In December 2015, Detroit became America’s first city to be named a UNESCO City of Design. The announcement came as a bit of a surprise for most who associate ‘Motor City’ with, well, the booming auto industry of the Fifties. Dig a little deeper though and you will find that Detroit is most deserving of the title, which recognizes a city’s design legacy and commitment to promote cultural and creative industries. Its architectural history is rich with works by Eames, Knoll, Bertoia, Diffrient, Rapson, Weese, Saarinen, Libeskind, Yamasaki, Kahn, Dow and Earle; many of which set world records during the glorious Golden Age. While several of these buildings fell into disuse, there’s been a resurging interest in the city’s historic and current design/cultural scene by a number of international hotels, galleries and lifestyle brands. Here we take a look at six of the city’s most noteworthy pre-Depression projects.
David Whitney Building
At 19 storeys, the David Whitney Building is one of the most iconic skyscrapers of America’s Golden Age. The 1915 structure, designed by Architect Graham, Burnham & Co, was erected in tribute to the lumber and shipping magnate David Whitney Jr, and currently houses Aloft Detroit. While its Neo-Renaissance terracotta and glazed-brick facade makes an impact at first go; within, it’s the four-storey atrium that shines through. Once one of the most visited retail destinations in Midwestern USA, the space boasts marble, terracotta and gold-leaf work in its atrium, wood-lined elevators and marble-clad corridors.
Belle Isle Aquarium
The aquatic collection at Belle Isle Aquarium is far from impressive. Most visitors flock there for one simple fact: the building is one of America’s oldest, and perhaps, the only one still functional aquariums. Like most of Detroit’s early architecture, the building’s design was advanced for its time. Launched in 1904, the aquarium opened at a time when the ocean was still unchartered territory. Architect Albert Kahn evokes this sense of mystery via an elaborate ocean-themed engraving at the entrance and green tile-clad interiors to effect a sense of being underwater. The establishment which shut down in 2005, saw a revival seven years later, thanks to the efforts of volunteers and renovation grants.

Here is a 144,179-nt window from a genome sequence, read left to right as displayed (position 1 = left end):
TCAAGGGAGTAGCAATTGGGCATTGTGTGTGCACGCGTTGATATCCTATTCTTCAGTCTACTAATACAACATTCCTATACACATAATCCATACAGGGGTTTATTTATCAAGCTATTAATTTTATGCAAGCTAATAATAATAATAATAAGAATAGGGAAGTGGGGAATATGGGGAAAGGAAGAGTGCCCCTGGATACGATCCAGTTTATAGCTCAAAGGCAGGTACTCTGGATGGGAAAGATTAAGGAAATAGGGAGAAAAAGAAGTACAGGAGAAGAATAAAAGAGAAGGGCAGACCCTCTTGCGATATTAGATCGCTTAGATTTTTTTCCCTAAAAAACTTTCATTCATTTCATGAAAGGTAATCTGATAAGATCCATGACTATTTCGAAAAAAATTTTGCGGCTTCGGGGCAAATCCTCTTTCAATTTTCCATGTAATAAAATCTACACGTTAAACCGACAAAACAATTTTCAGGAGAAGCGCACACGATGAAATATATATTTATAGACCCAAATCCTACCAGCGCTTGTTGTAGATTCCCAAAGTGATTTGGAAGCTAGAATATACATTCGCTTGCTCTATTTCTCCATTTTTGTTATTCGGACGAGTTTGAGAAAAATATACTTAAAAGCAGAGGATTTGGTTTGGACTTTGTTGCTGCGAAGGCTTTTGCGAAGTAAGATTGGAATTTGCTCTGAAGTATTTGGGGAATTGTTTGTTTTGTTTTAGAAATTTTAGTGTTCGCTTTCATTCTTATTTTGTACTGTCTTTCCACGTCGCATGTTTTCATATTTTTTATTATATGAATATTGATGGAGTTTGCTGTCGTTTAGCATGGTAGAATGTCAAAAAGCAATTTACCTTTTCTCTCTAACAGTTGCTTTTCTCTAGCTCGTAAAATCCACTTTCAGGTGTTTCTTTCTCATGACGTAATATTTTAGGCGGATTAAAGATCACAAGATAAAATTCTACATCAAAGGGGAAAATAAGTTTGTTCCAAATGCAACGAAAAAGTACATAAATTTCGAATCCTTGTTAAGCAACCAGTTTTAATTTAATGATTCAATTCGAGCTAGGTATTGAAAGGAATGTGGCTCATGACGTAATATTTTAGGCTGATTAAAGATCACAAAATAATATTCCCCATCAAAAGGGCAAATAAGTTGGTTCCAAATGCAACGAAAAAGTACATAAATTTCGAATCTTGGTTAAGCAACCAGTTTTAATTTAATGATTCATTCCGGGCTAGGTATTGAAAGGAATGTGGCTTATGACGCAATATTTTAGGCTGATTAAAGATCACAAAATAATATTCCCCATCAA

Westin Book Cadillac Hotel
When the Book Cadillac was unveiled in 1924, it claimed to be the world’s tallest hotel, frequented by auto barons, American presidents and Hollywood stars alike. The establishment eventually shut down in the mid-Eighties after a prolonged period of the state’s declining job scene. In November 2008, however, the 33-storey tower was revived to its original glory. The USD200 million, two-year-long restoration was a collaborative effort between the city and Cleveland developer John Ferchill. Today, architect John Scott’s Italian Renaissance stone-grey building is home to modern dark wood and marble interiors. It comprises 453 guest rooms, three ballrooms, three restaurants, a spa, a pool and the popular Motor Bar. Don’t forget to give the wall of artefacts a look – here you will find objects from the hotel’s earliest days, including an original guest room doorknob replete with the Cadillac insignia.
In the 1920s, the Michigan Theatre’s Italian Renaissance interiors flaunted towering pillars and mirrored walls in its five-storey tall, domed lobby. The movie palace hosted legends like the Marx Brothers, Frank Sinatra and Louis Armstrong. Since then it has swapped several roles – from a rock club starring the likes of David Bowie and Iggy Pop to a car park to the backdrop of rap star Eminem’s 8 Mile, and more recently, a skate park. Although much of it was gutted to make space for the parking lot, its crumbling ceiling offers glimmers of its once ornate interiors. All is not lost though – a couple of years ago, the property was bought by the Boydell Group developers, known to resurrect forgotten architectural gems as creative spaces.